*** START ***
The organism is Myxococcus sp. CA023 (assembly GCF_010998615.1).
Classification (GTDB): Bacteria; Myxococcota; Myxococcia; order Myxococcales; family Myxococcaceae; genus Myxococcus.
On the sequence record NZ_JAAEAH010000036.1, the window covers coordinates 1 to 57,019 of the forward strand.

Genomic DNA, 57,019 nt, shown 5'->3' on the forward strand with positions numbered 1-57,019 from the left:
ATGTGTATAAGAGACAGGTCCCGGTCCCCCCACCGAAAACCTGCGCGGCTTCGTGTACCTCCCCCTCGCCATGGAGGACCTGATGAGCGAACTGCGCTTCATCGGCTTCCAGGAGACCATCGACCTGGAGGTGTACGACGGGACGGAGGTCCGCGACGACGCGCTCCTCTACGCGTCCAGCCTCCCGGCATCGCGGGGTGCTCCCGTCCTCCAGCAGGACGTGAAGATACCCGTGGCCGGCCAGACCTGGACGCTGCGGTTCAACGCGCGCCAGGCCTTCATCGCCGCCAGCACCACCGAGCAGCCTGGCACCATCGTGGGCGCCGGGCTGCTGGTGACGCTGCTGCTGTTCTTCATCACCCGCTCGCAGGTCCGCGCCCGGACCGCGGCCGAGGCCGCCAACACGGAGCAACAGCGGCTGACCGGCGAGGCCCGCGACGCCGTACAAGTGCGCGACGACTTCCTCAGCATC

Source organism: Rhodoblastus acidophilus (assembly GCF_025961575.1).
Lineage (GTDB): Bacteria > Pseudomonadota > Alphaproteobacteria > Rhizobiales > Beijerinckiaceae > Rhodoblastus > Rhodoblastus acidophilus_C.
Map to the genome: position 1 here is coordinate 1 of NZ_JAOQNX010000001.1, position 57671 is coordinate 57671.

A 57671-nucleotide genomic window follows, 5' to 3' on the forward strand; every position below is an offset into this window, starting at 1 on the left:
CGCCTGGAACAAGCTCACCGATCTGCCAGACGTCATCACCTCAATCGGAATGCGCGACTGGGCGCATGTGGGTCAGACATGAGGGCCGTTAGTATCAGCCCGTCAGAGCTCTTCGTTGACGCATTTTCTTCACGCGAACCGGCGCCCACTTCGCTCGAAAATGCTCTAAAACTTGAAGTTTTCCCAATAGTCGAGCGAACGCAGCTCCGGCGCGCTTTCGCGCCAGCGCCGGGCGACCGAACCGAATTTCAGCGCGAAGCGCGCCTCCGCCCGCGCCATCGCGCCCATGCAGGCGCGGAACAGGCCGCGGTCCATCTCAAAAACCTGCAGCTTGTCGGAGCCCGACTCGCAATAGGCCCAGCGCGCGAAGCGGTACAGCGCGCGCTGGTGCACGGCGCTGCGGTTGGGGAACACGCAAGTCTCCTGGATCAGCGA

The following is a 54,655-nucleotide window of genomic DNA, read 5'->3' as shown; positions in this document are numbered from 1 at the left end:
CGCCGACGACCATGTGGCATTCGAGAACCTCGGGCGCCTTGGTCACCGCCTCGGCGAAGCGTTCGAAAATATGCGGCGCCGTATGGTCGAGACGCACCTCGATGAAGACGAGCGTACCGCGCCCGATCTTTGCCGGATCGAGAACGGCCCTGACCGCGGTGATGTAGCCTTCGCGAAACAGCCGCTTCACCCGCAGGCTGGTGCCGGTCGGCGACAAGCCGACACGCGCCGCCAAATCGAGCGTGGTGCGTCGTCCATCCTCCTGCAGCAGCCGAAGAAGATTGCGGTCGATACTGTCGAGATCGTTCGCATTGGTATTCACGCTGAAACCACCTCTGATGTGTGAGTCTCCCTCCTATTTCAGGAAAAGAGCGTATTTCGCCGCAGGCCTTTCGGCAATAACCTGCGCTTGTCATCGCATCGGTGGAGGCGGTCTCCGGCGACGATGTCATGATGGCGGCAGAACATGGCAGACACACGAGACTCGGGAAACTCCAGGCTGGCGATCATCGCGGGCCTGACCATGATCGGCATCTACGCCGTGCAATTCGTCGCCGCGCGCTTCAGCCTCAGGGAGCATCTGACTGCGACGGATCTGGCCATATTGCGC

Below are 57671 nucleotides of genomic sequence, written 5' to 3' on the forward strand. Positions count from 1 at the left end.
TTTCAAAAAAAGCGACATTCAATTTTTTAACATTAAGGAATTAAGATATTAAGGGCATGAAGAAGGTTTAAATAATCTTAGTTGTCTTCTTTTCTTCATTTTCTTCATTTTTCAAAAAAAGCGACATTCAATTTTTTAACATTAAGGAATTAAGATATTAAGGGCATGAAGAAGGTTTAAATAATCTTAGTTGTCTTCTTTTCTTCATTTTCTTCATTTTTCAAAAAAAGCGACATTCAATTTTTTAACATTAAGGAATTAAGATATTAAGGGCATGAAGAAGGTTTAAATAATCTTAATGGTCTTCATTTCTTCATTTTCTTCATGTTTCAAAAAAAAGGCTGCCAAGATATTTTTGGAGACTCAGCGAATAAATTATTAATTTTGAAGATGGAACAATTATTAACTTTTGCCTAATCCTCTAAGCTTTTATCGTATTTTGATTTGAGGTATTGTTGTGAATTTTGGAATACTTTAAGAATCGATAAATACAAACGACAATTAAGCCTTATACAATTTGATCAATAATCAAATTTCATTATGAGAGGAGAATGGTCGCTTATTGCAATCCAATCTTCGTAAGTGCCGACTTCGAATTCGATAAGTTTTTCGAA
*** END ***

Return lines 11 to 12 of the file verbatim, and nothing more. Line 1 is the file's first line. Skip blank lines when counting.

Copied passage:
The following is a 54,655-nucleotide window of genomic DNA, read 5'->3' as shown; positions in this document are numbered from 1 at the left end:
CGCCGACGACCATGTGGCATTCGAGAACCTCGGGCGCCTTGGTCACCGCCTCGGCGAAGCGTTCGAAAATATGCGGCGCCGTATGGTCGAGACGCACCTCGATGAAGACGAGCGTACCGCGCCCGATCTTTGCCGGATCGAGAACGGCCCTGACCGCGGTGATGTAGCCTTCGCGAAACAGCCGCTTCACCCGCAGGCTGGTGCCGGTCGGCGACAAGCCGACACGCGCCGCCAAATCGAGCGTGGTGCGTCGTCCATCCTCCTGCAGCAGCCGAAGAAGATTGCGGTCGATACTGTCGAGATCGTTCGCATTGGTATTCACGCTGAAACCACCTCTGATGTGTGAGTCTCCCTCCTATTTCAGGAAAAGAGCGTATTTCGCCGCAGGCCTTTCGGCAATAACCTGCGCTTGTCATCGCATCGGTGGAGGCGGTCTCCGGCGACGATGTCATGATGGCGGCAGAACATGGCAGACACACGAGACTCGGGAAACTCCAGGCTGGCGATCATCGCGGGCCTGACCATGATCGGCATCTACGCCGTGCAATTCGTCGCCGCGCGCTTCAGCCTCAGGGAGCATCTGACTGCGACGGATCTGGCCATATTGCGC